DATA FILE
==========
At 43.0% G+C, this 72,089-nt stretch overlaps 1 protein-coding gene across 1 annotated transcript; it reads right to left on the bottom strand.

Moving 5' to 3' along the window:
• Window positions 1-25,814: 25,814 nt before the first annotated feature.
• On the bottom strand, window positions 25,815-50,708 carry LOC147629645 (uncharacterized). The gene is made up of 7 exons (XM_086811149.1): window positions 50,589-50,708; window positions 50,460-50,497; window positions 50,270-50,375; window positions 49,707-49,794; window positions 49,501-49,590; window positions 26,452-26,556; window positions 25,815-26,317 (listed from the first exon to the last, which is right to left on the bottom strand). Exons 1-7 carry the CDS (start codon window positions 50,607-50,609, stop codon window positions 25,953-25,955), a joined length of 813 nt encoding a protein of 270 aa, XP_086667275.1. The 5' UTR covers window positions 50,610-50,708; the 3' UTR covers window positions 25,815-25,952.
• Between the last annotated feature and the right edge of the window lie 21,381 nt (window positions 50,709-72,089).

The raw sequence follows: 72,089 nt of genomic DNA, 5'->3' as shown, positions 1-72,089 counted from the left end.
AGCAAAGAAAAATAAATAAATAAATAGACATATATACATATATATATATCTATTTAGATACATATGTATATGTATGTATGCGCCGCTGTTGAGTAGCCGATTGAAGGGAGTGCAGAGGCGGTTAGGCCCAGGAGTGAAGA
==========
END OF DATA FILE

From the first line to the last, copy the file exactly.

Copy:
At 43.0% G+C, this 72,089-nt stretch overlaps 1 protein-coding gene across 1 annotated transcript; it reads right to left on the bottom strand.

Moving 5' to 3' along the window:
• Window positions 1-25,814: 25,814 nt before the first annotated feature.
• On the bottom strand, window positions 25,815-50,708 carry LOC147629645 (uncharacterized). The gene is made up of 7 exons (XM_086811149.1): window positions 50,589-50,708; window positions 50,460-50,497; window positions 50,270-50,375; window positions 49,707-49,794; window positions 49,501-49,590; window positions 26,452-26,556; window positions 25,815-26,317 (listed from the first exon to the last, which is right to left on the bottom strand). Exons 1-7 carry the CDS (start codon window positions 50,607-50,609, stop codon window positions 25,953-25,955), a joined length of 813 nt encoding a protein of 270 aa, XP_086667275.1. The 5' UTR covers window positions 50,610-50,708; the 3' UTR covers window positions 25,815-25,952.
• Between the last annotated feature and the right edge of the window lie 21,381 nt (window positions 50,709-72,089).

The raw sequence follows: 72,089 nt of genomic DNA, 5'->3' as shown, positions 1-72,089 counted from the left end.
AGCAAAGAAAAATAAATAAATAAATAGACATATATACATATATATATATCTATTTAGATACATATGTATATGTATGTATGCGCCGCTGTTGAGTAGCCGATTGAAGGGAGTGCAGAGGCGGTTAGGCCCAGGAGTGAAGA